With its church and main street, Gravelbourg seems like just another Canadian prairie town. But it has a little-known claim to fame -- as prime producer of the world's mustard seeds.
And growing beneath its placid exterior is a movement to depose France's Dijon as the globe's condiment king.
A two-hour drive through farm country from the Saskatchewan provincial capital Regina, the town of 1,200 established in 1906 by four brothers from Quebec "is now at the heart of mustard production," boasts its mayor, Real Forest.
Canada produces 35 to 40 percent of the world's mustard seeds, with Gravelbourg at the core of this output.
The mustard seed was only introduced in the Canadian province in the 1940s, five centuries after Dijon in eastern France, which made it famous.
But France's Burgundy region no longer mass-produces the seeds and the last big mustard manufacturing plant in Dijon was shuttered in 2008 after being taken over by Anglo-Dutch multinational Unilever.
So Gravelbourg now has the chance to step up and seize mustard glory.
The problem is "we sell the raw materials which go elsewhere... and the benefits also go elsewhere," laments Forest, who is searching for investors to help locals kick-start their dreams.
More and more Canadian resource sectors -- such as forestry and diamond mining -- are seeking to process raw materials into finished products for export to reap greater economic benefits.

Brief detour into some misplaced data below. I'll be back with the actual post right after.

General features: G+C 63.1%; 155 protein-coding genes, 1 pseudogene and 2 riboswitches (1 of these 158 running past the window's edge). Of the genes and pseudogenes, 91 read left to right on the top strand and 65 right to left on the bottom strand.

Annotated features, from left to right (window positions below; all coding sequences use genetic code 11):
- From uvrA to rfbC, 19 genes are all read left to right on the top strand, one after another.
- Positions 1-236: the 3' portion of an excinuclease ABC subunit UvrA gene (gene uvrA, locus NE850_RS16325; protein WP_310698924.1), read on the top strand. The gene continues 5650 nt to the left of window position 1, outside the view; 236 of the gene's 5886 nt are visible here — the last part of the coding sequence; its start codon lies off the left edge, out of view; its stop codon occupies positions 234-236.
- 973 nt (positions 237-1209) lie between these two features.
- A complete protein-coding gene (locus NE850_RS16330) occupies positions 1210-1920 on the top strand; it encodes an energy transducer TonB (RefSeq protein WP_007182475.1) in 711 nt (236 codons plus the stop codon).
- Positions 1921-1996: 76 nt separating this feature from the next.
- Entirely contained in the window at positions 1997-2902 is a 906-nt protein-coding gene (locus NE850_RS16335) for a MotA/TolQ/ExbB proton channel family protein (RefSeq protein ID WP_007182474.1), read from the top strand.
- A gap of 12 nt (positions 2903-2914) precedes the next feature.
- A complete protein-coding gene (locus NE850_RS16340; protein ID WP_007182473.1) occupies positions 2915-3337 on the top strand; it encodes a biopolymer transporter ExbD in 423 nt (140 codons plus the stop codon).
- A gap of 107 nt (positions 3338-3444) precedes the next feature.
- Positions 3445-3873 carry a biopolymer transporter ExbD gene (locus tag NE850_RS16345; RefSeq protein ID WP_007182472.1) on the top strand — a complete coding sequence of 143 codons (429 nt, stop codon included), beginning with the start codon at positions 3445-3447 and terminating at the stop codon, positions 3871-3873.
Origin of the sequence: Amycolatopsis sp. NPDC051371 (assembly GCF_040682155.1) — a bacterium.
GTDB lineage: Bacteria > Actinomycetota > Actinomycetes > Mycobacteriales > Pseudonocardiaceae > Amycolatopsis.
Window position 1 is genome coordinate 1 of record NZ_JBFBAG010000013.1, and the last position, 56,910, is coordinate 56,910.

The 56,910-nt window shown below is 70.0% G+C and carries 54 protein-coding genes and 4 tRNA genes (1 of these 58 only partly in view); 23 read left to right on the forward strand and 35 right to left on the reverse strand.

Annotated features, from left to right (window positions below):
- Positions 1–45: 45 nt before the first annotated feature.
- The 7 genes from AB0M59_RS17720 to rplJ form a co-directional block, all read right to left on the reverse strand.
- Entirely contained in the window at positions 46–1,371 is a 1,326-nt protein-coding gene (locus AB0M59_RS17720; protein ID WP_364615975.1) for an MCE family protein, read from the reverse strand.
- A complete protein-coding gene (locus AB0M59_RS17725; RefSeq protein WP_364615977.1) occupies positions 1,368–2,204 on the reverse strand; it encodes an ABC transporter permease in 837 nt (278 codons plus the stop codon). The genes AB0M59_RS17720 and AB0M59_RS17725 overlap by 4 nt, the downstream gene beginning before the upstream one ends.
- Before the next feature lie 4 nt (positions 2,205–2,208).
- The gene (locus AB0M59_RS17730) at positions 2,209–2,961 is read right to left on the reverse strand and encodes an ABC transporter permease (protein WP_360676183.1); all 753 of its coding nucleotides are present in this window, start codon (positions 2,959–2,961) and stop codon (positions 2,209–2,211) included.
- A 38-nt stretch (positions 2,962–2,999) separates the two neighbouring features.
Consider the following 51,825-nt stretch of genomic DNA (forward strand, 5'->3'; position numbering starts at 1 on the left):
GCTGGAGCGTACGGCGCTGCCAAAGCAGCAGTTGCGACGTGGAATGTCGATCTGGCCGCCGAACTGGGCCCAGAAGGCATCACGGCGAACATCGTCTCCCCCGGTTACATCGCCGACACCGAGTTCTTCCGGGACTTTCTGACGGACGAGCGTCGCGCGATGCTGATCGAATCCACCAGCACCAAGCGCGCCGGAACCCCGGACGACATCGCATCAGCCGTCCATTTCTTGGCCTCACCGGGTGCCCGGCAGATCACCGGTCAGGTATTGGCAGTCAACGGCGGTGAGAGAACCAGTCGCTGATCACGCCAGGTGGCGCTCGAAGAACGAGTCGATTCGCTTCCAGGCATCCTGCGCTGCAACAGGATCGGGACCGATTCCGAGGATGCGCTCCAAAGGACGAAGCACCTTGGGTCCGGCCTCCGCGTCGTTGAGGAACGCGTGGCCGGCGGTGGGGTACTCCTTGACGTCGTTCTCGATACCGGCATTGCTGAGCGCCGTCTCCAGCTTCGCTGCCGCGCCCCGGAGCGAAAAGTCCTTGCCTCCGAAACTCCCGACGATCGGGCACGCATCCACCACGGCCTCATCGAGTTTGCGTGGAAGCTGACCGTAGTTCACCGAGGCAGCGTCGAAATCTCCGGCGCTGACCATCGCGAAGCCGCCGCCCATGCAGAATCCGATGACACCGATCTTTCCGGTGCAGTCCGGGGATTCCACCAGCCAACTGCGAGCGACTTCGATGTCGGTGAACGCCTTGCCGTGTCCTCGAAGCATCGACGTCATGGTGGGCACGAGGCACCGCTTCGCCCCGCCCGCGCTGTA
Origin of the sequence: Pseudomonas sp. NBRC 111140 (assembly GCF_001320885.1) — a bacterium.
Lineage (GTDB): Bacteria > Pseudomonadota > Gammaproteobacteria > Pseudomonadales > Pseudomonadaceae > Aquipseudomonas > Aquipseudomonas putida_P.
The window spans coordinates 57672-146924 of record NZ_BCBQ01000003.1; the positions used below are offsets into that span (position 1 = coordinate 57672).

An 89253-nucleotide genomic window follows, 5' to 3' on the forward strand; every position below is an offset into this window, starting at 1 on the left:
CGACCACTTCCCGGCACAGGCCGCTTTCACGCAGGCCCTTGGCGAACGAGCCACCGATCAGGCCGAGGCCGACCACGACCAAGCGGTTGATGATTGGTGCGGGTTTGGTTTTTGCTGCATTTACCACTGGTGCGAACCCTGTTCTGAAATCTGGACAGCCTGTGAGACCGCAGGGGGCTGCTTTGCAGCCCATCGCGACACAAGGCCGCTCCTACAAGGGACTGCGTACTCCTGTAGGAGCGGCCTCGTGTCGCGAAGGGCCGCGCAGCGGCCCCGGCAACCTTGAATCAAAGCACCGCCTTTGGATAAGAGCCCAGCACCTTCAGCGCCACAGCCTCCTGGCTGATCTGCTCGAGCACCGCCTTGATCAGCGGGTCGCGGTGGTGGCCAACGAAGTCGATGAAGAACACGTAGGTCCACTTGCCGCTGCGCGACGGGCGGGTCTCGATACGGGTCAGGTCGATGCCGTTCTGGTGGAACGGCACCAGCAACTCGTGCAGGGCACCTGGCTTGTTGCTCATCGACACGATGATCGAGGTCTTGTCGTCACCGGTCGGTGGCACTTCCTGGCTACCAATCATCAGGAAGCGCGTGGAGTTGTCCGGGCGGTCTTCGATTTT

Acknowledging past failures to help farmers turn their crops into value-added products and struggles ahead, Saskatchewan Agriculture Minister Lyle Stewart is adamant: his government wants "more agriculture products to be processed here with brand names."
"We need to sell not only mustard but also to add value to more of our agriculture products," he said.
Some have already started getting Gravelbourg's name out.
One local family, for example, started Gravelbourg Gourmet Mustard two years ago, offering a line of condiments made from local harvests.
"Our objective was to use local resources," says owner Val Michaud, who started the company with her husband.
It is currently the only mustard maker in the province, but its wares are sold in specialty stores throughout Western Canada, and it is soon slated to expand nationwide and beyond.
At present, however, it does not even own its kitchen. Instead, the mustards are prepared at facilities at the local school.
"I'd really like to have our own kitchen next year," said Michaud, offering tastes of her traditional wholegrain mustard, hot (Dijon) mustard, and a unique garlic and berries blend.
"With our company, I hope to put Gravelbourg on the map."